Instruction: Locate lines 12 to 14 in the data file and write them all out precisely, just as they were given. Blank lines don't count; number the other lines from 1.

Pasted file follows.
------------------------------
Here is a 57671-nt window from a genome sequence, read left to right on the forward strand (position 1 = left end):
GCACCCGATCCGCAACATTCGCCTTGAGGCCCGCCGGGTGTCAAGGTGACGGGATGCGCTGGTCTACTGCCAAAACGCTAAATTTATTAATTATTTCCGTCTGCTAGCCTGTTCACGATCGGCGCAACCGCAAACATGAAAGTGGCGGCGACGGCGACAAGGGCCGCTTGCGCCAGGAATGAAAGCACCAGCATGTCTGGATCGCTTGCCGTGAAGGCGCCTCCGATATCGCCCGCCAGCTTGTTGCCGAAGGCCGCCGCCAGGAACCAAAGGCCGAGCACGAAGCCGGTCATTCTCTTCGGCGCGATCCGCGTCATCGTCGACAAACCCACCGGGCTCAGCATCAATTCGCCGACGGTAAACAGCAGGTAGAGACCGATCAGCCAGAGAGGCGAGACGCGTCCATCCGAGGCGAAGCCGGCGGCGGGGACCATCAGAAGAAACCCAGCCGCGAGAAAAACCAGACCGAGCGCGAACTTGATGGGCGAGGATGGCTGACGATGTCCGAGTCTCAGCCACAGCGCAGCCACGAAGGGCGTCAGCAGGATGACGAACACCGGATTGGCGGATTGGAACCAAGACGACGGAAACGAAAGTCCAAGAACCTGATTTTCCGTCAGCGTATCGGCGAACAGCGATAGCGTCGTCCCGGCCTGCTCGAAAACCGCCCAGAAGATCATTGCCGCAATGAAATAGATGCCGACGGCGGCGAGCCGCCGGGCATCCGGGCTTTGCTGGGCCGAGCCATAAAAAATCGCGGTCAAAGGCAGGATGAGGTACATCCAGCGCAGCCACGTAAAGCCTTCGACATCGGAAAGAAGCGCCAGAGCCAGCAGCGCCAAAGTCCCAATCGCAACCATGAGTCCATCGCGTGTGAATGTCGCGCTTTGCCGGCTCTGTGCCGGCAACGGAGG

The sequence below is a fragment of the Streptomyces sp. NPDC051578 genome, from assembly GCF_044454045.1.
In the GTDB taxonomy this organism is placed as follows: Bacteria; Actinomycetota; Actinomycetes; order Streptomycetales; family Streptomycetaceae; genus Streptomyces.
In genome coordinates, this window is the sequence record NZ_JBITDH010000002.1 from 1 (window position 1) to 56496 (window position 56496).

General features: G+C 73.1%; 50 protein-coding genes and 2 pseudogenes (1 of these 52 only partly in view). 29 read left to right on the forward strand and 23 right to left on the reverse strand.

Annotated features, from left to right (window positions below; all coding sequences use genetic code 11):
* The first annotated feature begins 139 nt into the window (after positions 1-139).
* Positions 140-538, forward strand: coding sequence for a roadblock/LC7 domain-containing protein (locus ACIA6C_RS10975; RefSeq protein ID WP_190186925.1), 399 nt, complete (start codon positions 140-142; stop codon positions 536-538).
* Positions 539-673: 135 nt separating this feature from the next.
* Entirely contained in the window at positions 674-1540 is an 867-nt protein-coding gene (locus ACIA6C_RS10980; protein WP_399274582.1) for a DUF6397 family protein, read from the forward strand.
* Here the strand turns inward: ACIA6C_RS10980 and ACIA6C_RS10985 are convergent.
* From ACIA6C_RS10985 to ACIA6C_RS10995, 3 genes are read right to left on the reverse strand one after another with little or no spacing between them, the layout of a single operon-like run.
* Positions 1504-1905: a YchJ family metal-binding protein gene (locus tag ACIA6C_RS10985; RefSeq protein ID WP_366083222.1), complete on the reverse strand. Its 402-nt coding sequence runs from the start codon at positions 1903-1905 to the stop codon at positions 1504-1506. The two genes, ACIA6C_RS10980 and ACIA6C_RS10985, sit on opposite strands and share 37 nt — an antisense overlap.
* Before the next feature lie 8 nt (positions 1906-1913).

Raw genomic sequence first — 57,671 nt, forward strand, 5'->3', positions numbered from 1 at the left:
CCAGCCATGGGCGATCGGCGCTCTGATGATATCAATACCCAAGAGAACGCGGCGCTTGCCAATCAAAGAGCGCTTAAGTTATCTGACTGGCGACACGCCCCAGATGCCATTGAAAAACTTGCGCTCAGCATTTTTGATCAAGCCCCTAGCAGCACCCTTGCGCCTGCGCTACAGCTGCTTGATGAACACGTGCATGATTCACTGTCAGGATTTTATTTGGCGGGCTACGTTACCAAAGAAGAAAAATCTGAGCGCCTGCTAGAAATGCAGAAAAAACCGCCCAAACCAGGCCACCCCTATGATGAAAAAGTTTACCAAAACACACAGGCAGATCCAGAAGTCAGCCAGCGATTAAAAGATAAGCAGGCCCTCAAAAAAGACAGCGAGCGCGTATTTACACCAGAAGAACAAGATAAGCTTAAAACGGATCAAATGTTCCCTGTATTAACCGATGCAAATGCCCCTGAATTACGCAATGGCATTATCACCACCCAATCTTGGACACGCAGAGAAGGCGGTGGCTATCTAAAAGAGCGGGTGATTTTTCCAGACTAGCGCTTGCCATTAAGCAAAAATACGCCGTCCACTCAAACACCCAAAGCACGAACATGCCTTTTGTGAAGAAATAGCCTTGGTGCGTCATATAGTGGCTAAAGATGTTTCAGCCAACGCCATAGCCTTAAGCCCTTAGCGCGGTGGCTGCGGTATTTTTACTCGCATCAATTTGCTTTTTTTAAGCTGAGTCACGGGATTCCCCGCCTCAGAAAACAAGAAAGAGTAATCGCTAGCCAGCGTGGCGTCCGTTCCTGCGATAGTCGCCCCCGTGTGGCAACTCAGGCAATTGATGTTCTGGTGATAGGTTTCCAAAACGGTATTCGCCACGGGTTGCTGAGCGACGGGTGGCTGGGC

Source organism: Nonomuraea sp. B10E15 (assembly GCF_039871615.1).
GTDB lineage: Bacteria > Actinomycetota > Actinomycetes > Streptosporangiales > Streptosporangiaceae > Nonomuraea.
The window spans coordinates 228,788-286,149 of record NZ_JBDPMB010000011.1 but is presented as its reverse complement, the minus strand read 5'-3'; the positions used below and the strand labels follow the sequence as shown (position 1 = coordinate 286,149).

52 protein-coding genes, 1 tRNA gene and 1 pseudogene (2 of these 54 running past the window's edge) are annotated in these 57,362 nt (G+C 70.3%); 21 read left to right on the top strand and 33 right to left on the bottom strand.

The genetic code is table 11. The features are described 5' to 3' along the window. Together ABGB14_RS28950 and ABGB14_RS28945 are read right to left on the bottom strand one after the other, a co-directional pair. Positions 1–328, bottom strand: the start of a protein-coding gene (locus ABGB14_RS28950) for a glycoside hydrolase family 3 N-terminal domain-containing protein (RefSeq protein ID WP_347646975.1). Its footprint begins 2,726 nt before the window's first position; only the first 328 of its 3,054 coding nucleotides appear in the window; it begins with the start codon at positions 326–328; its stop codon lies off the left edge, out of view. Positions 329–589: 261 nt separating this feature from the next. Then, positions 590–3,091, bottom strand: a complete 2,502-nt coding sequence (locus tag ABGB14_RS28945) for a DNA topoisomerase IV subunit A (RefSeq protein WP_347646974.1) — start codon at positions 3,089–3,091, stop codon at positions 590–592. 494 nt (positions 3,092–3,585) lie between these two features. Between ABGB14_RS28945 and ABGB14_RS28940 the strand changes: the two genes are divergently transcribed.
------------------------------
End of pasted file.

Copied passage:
* Here the strand turns inward: ACIA6C_RS10980 and ACIA6C_RS10985 are convergent.
* From ACIA6C_RS10985 to ACIA6C_RS10995, 3 genes are read right to left on the reverse strand one after another with little or no spacing between them, the layout of a single operon-like run.
* Positions 1504-1905: a YchJ family metal-binding protein gene (locus tag ACIA6C_RS10985; RefSeq protein ID WP_366083222.1), complete on the reverse strand. Its 402-nt coding sequence runs from the start codon at positions 1903-1905 to the stop codon at positions 1504-1506. The two genes, ACIA6C_RS10980 and ACIA6C_RS10985, sit on opposite strands and share 37 nt — an antisense overlap.